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Play shows Nazis couldn’t kill truth

Updated April 22, 2017 - 1:53 pm

The elderly man with the shock of white hair stands at the back of the Durango High School theater stage and remembers what happened more than 70 years ago, not long after he arrived by train at the Auschwitz concentration camp as a 13-year-old boy.

After a Nazi soldier rips his aunt’s baby from her breast, she screams, raking her fingernails over his face. His sliced cheeks bleed. Another Nazi smashes a handgun over his aunt’s head… Slumping to the ground, she moans her last words: “Please, let me have my baby. Give him to me.”

With his face a bloody mess, the Nazi holding the baby throws the child into the air and catches him by his feet. He swings the baby above his head and then smashes the little one’s head against the boxcar…

“Unfortunately, I sometimes relive what happened as we rehearse my play,” the 86-year-old Stephen Nasser said with a sigh.

In his shaking left hand, the Las Vegan holds the script to the play he wrote with Ann Tane Raskin, “Not Yet, Pista.” The burgundy shirt he wears, identifying him as “Stephen Nasser Holocaust Survivor,” carries a message: “NEVER AGAIN.”

The proud Jewish octogenarian’s eyes glisten with tears as he runs his right hand through his thick white mane and talks about the Holocaust, the annihilation of millions of European Jews by Nazi Germany between 1933 and 1945.

While the theatrical scenes involving Nasser’s family remain powerful — he’s on- and off-stage as a narrative voice, but Durango students carry the production — he’s thankful what happens can’t be as graphic as what appears in his mind’s eye.

“Sometimes I wish my memory wasn’t so good.”

A few days before Holocaust Remembrance Day, which is Monday, Nasser talked about his play — directed by his longtime friend Tobias Torres and opening Thursday at Durango High — he notes “Pista” is a nickname for Stephen in his native Hungary.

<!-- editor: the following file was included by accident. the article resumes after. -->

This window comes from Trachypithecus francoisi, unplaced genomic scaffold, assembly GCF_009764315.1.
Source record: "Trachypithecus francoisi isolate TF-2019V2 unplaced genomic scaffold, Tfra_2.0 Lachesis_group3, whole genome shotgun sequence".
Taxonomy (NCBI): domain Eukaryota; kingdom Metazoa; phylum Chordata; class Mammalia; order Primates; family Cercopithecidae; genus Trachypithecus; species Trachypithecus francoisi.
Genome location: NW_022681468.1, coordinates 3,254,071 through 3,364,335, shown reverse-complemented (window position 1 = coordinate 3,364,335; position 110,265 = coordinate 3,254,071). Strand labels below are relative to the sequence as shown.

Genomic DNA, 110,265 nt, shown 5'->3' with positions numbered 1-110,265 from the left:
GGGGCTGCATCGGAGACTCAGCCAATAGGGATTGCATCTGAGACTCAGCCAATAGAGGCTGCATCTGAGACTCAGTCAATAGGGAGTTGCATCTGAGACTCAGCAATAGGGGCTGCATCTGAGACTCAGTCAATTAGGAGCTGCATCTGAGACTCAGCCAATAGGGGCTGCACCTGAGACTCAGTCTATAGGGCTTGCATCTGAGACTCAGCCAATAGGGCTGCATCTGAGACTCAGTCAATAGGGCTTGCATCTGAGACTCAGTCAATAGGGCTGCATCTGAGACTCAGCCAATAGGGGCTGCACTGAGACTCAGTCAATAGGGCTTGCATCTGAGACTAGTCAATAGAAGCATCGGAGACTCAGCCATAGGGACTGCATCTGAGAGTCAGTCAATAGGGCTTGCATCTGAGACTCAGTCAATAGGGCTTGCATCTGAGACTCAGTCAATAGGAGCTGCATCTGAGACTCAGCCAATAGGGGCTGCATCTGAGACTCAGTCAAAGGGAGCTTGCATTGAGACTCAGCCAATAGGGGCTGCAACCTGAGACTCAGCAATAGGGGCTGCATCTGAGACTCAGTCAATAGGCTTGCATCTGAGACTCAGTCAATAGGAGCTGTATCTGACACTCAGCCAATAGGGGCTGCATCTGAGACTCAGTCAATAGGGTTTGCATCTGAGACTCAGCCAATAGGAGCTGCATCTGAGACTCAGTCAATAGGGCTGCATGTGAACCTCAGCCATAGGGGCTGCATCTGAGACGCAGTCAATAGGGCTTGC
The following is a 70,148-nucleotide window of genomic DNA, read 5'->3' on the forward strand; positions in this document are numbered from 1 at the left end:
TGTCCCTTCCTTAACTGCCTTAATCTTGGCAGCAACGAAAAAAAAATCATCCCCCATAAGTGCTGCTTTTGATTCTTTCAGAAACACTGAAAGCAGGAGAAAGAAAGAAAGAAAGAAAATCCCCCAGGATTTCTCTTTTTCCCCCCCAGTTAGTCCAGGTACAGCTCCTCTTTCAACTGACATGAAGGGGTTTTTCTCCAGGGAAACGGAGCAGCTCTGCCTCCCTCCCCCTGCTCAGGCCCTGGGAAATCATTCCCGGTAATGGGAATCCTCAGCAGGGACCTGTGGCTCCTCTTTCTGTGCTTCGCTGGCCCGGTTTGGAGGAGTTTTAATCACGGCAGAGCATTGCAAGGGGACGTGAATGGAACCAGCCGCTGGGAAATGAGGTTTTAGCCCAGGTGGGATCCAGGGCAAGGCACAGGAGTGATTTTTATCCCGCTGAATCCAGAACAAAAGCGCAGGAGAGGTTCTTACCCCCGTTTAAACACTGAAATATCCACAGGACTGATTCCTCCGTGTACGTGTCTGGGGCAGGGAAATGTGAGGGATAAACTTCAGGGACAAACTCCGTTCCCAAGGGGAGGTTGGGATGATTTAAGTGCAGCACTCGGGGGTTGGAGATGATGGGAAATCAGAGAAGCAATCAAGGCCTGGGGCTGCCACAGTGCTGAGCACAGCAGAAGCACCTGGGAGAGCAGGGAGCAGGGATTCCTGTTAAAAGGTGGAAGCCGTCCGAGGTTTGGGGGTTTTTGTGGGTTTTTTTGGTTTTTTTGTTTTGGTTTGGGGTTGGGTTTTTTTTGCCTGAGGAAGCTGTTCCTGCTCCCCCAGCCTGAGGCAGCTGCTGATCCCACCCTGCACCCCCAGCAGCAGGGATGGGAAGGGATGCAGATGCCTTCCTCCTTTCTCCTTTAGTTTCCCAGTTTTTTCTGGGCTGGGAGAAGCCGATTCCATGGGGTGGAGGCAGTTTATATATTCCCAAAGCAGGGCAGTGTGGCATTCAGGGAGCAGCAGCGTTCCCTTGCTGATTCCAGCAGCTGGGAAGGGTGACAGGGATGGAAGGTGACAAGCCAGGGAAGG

And he points out that the title of the play revolves around a hallucination he had as he lay near death. As he began to regain consciousness at a hospital — liberating Americans discovered him alive in a boxcar under 64 dead bodies — he cried out to his dead brother, Andris, that he wanted to be with him.

“And then I remember my dear brother calling to me, ‘Not yet, Pista. Remember, you made a promise to me.’”

That promise — made as Andris died of starvation in Nasser’s arms while the pair was at the Muhldorf hard labor camp —was to go public with what their family experienced under the Nazis. They thought they might survive after being shipped from Auschwitz to Muhldorf.

Yet Nasser, too, almost died from starvation at Muhldorf, where he secretly wrote diary entries that are the basis of the play. He was 5 foot 10 inches tall and just 72 pounds when Americans found him in the box car.

The play is yet another way Nasser, a retired restaurateur, keeps his promise to his brother. He’s written two books, “My Brother’s Voice” and “Journey to Freedom,” and delivered more than 1,000 lectures to schools and community groups.

Of the 21 members in Nasser’s Hungarian family deported to Germany — his father died prior to Hungary being overtaken by the Nazis, and his mother died of pneumonia while in Bergen-Belsen concentration camp — he’s the only survivor.

Nasser, who says reminding people of the Holocaust helps prevent such savagery from happening again, can’t hold back the tears as he thinks about what happened to his family.

“It is too awful.”

Paul Harasim’s column runs Sunday and Tuesday in the Nevada section and Monday in the Health section. Contact him at pharasim@reviewjournal.com or 702-387-5273. Follow @paulharasim on Twitter

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